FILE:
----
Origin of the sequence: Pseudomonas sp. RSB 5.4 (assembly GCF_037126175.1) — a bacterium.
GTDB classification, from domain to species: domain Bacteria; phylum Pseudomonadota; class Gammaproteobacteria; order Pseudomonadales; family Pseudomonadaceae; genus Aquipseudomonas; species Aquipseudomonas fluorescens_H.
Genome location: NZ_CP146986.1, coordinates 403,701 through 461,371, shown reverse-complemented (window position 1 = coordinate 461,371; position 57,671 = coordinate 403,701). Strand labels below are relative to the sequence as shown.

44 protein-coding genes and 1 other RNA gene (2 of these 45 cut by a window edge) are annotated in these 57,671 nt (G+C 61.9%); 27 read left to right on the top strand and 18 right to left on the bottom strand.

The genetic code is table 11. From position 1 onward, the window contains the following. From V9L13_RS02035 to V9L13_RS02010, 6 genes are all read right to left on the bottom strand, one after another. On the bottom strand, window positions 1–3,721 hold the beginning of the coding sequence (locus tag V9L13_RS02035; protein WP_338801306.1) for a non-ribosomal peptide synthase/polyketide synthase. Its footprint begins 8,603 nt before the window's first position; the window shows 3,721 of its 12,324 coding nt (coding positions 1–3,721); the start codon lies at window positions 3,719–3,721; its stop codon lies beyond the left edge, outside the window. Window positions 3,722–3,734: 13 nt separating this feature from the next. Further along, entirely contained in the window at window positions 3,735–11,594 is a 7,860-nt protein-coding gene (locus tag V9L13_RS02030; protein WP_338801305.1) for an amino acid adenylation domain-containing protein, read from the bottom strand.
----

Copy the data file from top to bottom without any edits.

Origin of the sequence: Pseudomonas sp. RSB 5.4 (assembly GCF_037126175.1) — a bacterium.
GTDB classification, from domain to species: domain Bacteria; phylum Pseudomonadota; class Gammaproteobacteria; order Pseudomonadales; family Pseudomonadaceae; genus Aquipseudomonas; species Aquipseudomonas fluorescens_H.
Genome location: NZ_CP146986.1, coordinates 403,701 through 461,371, shown reverse-complemented (window position 1 = coordinate 461,371; position 57,671 = coordinate 403,701). Strand labels below are relative to the sequence as shown.

44 protein-coding genes and 1 other RNA gene (2 of these 45 cut by a window edge) are annotated in these 57,671 nt (G+C 61.9%); 27 read left to right on the top strand and 18 right to left on the bottom strand.

The genetic code is table 11. From position 1 onward, the window contains the following. From V9L13_RS02035 to V9L13_RS02010, 6 genes are all read right to left on the bottom strand, one after another. On the bottom strand, window positions 1–3,721 hold the beginning of the coding sequence (locus tag V9L13_RS02035; protein WP_338801306.1) for a non-ribosomal peptide synthase/polyketide synthase. Its footprint begins 8,603 nt before the window's first position; the window shows 3,721 of its 12,324 coding nt (coding positions 1–3,721); the start codon lies at window positions 3,719–3,721; its stop codon lies beyond the left edge, outside the window. Window positions 3,722–3,734: 13 nt separating this feature from the next. Further along, entirely contained in the window at window positions 3,735–11,594 is a 7,860-nt protein-coding gene (locus tag V9L13_RS02030; protein WP_338801305.1) for an amino acid adenylation domain-containing protein, read from the bottom strand.